After a short reflection on the day before, the seminar’s second day started with a focus on stakeholders, i.e. the groups and institutions which are relevant for each school and which therefore have to be taken into account when designing an internationalisation strategy. Once the main stakeholders had been identified, they were positioned on a “stakeholder map” according to their level of influence and importance. Depending on their position on the map, the schools would need to consider them differently in their strategy.

Next Dr. Folene Nannen-Gethmann from the school supervisory division for VET colleges in the department for EU projects at the Cologne Government Regional Office presented how her department helps the VET schools in their area of responsibility to internationalise. The presentation added another (a stakeholder’s) perspective to the discussion and highlighted once more the importance of taking stakeholders and decision makers into consideration when writing an internationalisation strategy.

During the two following sessions participants had the opportunity to define some first strategic goals for their institution and receive feedback from other institutional pairs on questions such as “Are the goals strategic enough? Are they targeted enough? Are they really goals, not activities?” Five strategic goals chosen by the entire group were then discussed in-depth in an open space setting. Participants identified the next steps to be taken and drew up the first outline of an action plan for each of these goals.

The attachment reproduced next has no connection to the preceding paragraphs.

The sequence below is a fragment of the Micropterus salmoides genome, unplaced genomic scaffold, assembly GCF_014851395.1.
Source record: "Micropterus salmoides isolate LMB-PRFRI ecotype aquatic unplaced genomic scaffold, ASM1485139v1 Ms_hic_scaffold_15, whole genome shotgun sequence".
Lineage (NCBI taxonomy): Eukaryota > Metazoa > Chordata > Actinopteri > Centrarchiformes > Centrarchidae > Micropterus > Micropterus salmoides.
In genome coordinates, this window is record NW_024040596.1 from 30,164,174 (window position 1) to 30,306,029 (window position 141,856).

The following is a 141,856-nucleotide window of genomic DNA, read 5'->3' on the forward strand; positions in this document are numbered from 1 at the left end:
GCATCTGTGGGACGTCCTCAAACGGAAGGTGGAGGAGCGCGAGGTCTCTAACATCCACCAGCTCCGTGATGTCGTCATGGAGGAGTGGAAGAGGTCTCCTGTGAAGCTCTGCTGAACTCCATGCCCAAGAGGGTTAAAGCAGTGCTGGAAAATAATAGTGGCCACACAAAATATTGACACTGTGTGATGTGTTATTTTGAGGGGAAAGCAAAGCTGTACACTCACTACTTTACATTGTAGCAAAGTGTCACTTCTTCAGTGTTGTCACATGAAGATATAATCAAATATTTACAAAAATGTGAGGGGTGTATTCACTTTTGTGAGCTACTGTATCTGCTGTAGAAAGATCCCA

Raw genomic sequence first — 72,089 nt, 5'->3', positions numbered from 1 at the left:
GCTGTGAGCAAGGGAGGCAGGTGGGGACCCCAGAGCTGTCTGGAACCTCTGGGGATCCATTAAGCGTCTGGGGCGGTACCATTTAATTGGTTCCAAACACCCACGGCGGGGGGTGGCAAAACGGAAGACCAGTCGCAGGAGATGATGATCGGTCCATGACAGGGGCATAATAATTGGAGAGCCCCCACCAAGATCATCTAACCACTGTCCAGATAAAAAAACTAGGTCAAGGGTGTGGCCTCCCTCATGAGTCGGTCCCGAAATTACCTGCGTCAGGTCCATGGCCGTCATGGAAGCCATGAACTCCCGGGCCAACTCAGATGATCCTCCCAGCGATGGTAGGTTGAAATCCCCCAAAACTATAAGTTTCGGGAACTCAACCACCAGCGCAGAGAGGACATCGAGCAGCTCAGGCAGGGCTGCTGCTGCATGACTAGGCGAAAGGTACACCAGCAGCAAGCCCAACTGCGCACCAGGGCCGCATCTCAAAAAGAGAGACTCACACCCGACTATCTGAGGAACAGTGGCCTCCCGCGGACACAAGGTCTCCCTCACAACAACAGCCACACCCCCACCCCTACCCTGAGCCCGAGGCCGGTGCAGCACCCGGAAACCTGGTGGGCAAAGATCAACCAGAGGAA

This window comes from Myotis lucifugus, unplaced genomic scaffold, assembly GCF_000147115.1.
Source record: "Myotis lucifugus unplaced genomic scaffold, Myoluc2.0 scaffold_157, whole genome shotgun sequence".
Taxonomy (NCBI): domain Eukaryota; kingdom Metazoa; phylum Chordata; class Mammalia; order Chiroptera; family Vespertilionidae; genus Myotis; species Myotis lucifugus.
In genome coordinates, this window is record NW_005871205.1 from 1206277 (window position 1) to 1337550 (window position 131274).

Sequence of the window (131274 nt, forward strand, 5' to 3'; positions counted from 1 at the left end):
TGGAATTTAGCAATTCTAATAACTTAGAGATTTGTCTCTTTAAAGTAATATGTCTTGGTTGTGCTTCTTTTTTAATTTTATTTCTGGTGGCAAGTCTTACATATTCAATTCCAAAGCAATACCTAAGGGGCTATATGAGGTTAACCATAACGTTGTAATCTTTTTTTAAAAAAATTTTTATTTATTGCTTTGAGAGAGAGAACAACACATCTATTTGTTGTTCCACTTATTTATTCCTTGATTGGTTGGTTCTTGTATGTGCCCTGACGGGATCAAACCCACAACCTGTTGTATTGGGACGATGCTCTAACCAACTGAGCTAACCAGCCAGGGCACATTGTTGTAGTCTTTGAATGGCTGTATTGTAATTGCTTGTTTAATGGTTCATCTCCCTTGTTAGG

The evening was officially a “free evening”; however, many participants joined the NA for a guided tour of the government bunker in the town of Ahrweiler.

On the last day participants reflected on their organisation’s culture and how it might affect their work on internationalisation.
As final exercise, they practiced the definition of indicators of success so that in the future they will be able to determine whether goals set in a strategy were actually reached. The seminar ended with a reflection on all the work done and methods learned.

The spontaneous feedback on the last day as well as in the official evaluation after the seminar showed a high level of satisfaction with the training and its contents. While it was a lot to take in in just three days, many commented, it was very much worthwhile to be able to concentrate on one specific issue, internationalisation, without the everyday work commitments getting in the way.

More information

 1.1 Introduction

 2.6 Action Plan